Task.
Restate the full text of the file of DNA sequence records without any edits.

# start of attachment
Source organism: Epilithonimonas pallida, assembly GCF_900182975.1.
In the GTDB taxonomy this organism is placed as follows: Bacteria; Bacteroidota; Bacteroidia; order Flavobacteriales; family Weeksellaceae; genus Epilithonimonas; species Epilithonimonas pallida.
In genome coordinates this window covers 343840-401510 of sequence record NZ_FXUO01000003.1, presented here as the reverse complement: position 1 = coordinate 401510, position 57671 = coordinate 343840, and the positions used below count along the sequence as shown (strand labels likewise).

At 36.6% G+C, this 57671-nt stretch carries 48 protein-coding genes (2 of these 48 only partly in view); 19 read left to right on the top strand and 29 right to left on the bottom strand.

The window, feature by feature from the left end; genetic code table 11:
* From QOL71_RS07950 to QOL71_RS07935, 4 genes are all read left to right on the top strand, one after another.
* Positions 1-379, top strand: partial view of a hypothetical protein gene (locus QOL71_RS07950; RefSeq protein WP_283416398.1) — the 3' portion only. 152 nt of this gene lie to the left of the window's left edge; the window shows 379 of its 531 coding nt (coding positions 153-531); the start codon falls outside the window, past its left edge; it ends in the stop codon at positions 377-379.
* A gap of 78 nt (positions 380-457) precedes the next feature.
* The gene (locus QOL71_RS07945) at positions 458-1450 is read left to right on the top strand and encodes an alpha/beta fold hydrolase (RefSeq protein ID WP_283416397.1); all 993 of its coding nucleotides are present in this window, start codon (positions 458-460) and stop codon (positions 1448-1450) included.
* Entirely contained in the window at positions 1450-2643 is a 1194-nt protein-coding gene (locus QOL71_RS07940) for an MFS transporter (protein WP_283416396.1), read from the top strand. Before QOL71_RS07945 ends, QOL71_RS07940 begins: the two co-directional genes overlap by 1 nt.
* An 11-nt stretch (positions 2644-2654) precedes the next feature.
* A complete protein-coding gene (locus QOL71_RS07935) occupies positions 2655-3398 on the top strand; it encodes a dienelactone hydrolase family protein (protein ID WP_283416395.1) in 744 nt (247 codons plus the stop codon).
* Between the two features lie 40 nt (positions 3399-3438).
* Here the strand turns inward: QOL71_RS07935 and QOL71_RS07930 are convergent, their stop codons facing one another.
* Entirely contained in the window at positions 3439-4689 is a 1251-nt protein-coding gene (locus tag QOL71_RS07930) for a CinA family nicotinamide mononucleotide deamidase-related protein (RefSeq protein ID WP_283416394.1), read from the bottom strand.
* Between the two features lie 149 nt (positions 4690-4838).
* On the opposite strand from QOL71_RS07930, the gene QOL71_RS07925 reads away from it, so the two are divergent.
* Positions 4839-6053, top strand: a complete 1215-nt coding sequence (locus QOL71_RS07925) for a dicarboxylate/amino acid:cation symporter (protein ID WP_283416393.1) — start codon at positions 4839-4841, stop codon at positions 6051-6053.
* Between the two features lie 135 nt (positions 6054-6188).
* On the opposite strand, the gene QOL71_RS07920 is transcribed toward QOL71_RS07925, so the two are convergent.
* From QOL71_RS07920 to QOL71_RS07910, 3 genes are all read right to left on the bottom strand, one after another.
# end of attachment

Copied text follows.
Source organism: Epilithonimonas pallida, assembly GCF_900182975.1.
In the GTDB taxonomy this organism is placed as follows: Bacteria; Bacteroidota; Bacteroidia; order Flavobacteriales; family Weeksellaceae; genus Epilithonimonas; species Epilithonimonas pallida.
In genome coordinates this window covers 343840-401510 of sequence record NZ_FXUO01000003.1, presented here as the reverse complement: position 1 = coordinate 401510, position 57671 = coordinate 343840, and the positions used below count along the sequence as shown (strand labels likewise).

At 36.6% G+C, this 57671-nt stretch carries 48 protein-coding genes (2 of these 48 only partly in view); 19 read left to right on the top strand and 29 right to left on the bottom strand.

The window, feature by feature from the left end; genetic code table 11:
* From QOL71_RS07950 to QOL71_RS07935, 4 genes are all read left to right on the top strand, one after another.
* Positions 1-379, top strand: partial view of a hypothetical protein gene (locus QOL71_RS07950; RefSeq protein WP_283416398.1) — the 3' portion only. 152 nt of this gene lie to the left of the window's left edge; the window shows 379 of its 531 coding nt (coding positions 153-531); the start codon falls outside the window, past its left edge; it ends in the stop codon at positions 377-379.
* A gap of 78 nt (positions 380-457) precedes the next feature.
* The gene (locus QOL71_RS07945) at positions 458-1450 is read left to right on the top strand and encodes an alpha/beta fold hydrolase (RefSeq protein ID WP_283416397.1); all 993 of its coding nucleotides are present in this window, start codon (positions 458-460) and stop codon (positions 1448-1450) included.
* Entirely contained in the window at positions 1450-2643 is a 1194-nt protein-coding gene (locus QOL71_RS07940) for an MFS transporter (protein WP_283416396.1), read from the top strand. Before QOL71_RS07945 ends, QOL71_RS07940 begins: the two co-directional genes overlap by 1 nt.
* An 11-nt stretch (positions 2644-2654) precedes the next feature.
* A complete protein-coding gene (locus QOL71_RS07935) occupies positions 2655-3398 on the top strand; it encodes a dienelactone hydrolase family protein (protein ID WP_283416395.1) in 744 nt (247 codons plus the stop codon).
* Between the two features lie 40 nt (positions 3399-3438).
* Here the strand turns inward: QOL71_RS07935 and QOL71_RS07930 are convergent, their stop codons facing one another.
* Entirely contained in the window at positions 3439-4689 is a 1251-nt protein-coding gene (locus tag QOL71_RS07930) for a CinA family nicotinamide mononucleotide deamidase-related protein (RefSeq protein ID WP_283416394.1), read from the bottom strand.
* Between the two features lie 149 nt (positions 4690-4838).
* On the opposite strand from QOL71_RS07930, the gene QOL71_RS07925 reads away from it, so the two are divergent.
* Positions 4839-6053, top strand: a complete 1215-nt coding sequence (locus QOL71_RS07925) for a dicarboxylate/amino acid:cation symporter (protein ID WP_283416393.1) — start codon at positions 4839-4841, stop codon at positions 6051-6053.
* Between the two features lie 135 nt (positions 6054-6188).
* On the opposite strand, the gene QOL71_RS07920 is transcribed toward QOL71_RS07925, so the two are convergent.
* From QOL71_RS07920 to QOL71_RS07910, 3 genes are all read right to left on the bottom strand, one after another.